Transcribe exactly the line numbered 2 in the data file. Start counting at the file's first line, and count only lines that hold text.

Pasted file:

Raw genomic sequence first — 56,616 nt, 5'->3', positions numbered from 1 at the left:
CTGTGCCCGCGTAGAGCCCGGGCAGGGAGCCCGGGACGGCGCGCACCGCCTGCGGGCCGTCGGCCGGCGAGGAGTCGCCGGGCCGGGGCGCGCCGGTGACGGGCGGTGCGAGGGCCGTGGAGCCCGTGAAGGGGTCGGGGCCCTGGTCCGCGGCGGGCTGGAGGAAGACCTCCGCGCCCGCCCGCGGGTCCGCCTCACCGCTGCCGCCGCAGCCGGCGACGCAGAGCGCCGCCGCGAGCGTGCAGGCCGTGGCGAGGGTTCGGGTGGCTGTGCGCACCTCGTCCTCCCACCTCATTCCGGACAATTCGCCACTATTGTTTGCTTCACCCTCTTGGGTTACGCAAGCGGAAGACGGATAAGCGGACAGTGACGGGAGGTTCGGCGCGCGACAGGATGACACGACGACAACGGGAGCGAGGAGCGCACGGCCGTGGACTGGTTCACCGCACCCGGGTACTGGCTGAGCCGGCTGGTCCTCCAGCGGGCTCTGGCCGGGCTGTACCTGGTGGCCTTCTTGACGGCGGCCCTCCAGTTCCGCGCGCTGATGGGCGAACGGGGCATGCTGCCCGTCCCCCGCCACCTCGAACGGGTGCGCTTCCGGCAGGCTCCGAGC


CTGTGCCCGCGTAGAGCCCGGGCAGGGAGCCCGGGACGGCGCGCACCGCCTGCGGGCCGTCGGCCGGCGAGGAGTCGCCGGGCCGGGGCGCGCCGGTGACGGGCGGTGCGAGGGCCGTGGAGCCCGTGAAGGGGTCGGGGCCCTGGTCCGCGGCGGGCTGGAGGAAGACCTCCGCGCCCGCCCGCGGGTCCGCCTCACCGCTGCCGCCGCAGCCGGCGACGCAGAGCGCCGCCGCGAGCGTGCAGGCCGTGGCGAGGGTTCGGGTGGCTGTGCGCACCTCGTCCTCCCACCTCATTCCGGACAATTCGCCACTATTGTTTGCTTCACCCTCTTGGGTTACGCAAGCGGAAGACGGATAAGCGGACAGTGACGGGAGGTTCGGCGCGCGACAGGATGACACGACGACAACGGGAGCGAGGAGCGCACGGCCGTGGACTGGTTCACCGCACCCGGGTACTGGCTGAGCCGGCTGGTCCTCCAGCGGGCTCTGGCCGGGCTGTACCTGGTGGCCTTCTTGACGGCGGCCCTCCAGTTCCGCGCGCTGATGGGCGAACGGGGCATGCTGCCCGTCCCCCGCCACCTCGAACGGGTGCGCTTCCGGCAGGCTCCGAGC